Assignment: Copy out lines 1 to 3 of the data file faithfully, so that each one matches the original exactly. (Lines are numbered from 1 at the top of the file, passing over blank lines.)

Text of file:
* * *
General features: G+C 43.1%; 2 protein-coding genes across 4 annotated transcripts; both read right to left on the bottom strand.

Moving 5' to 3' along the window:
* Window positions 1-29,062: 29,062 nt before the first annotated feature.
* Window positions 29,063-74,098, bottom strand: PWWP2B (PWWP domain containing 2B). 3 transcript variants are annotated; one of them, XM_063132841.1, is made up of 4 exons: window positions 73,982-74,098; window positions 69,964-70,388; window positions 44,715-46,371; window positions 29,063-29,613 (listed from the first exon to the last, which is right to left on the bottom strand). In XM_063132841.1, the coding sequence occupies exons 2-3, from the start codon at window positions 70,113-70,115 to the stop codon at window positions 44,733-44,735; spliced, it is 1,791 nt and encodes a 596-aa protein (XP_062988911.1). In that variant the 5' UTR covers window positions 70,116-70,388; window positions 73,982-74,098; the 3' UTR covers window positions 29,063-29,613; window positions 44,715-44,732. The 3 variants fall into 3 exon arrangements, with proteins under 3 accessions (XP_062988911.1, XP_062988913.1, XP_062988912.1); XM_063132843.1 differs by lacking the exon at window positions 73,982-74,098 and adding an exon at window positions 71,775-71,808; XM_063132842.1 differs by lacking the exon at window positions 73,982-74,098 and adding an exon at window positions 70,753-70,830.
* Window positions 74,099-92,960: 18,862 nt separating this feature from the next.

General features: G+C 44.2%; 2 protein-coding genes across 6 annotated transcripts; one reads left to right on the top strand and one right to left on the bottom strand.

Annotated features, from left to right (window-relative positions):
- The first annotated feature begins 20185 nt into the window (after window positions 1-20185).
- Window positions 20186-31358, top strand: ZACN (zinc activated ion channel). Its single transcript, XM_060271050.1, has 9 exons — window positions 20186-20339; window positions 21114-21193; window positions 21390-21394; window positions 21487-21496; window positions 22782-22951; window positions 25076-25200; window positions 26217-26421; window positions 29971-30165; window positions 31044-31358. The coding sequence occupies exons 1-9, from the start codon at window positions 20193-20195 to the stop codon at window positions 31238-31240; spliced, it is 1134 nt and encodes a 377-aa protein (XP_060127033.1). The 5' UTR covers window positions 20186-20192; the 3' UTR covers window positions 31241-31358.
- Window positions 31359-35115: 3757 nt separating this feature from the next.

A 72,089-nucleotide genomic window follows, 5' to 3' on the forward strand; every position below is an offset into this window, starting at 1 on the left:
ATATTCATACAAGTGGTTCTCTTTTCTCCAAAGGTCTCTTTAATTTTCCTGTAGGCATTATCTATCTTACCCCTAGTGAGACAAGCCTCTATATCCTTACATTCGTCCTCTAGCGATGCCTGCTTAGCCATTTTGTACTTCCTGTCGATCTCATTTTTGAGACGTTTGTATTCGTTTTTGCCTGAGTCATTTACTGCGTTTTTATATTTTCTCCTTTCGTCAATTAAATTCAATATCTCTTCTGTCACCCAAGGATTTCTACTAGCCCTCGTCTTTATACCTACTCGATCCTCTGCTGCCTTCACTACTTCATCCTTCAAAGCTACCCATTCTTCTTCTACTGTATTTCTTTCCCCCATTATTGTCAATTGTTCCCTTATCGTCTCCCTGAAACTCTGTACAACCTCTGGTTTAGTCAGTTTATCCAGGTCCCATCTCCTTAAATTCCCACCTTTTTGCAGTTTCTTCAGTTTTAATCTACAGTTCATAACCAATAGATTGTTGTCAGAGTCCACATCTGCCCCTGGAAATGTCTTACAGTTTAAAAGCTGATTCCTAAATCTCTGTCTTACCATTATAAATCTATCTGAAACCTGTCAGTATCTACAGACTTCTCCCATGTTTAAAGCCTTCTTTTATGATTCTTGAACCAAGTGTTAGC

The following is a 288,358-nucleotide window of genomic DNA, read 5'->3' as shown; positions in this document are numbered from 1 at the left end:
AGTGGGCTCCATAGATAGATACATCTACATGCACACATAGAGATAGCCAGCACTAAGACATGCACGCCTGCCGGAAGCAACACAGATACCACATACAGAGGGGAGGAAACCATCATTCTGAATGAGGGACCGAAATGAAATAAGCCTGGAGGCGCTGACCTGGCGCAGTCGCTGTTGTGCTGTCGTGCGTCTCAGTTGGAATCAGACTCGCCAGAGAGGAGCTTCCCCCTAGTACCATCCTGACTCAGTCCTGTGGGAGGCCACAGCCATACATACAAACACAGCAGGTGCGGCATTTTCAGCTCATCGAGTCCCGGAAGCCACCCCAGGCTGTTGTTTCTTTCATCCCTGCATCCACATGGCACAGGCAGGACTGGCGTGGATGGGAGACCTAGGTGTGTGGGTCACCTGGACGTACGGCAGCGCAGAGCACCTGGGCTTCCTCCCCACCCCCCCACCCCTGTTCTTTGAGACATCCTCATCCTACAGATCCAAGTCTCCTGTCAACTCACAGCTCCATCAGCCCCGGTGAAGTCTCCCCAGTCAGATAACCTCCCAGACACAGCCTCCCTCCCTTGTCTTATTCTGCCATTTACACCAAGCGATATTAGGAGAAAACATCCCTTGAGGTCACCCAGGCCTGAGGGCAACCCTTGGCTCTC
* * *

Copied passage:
General features: G+C 43.1%; 2 protein-coding genes across 4 annotated transcripts; both read right to left on the bottom strand.

Moving 5' to 3' along the window:
* Window positions 1-29,062: 29,062 nt before the first annotated feature.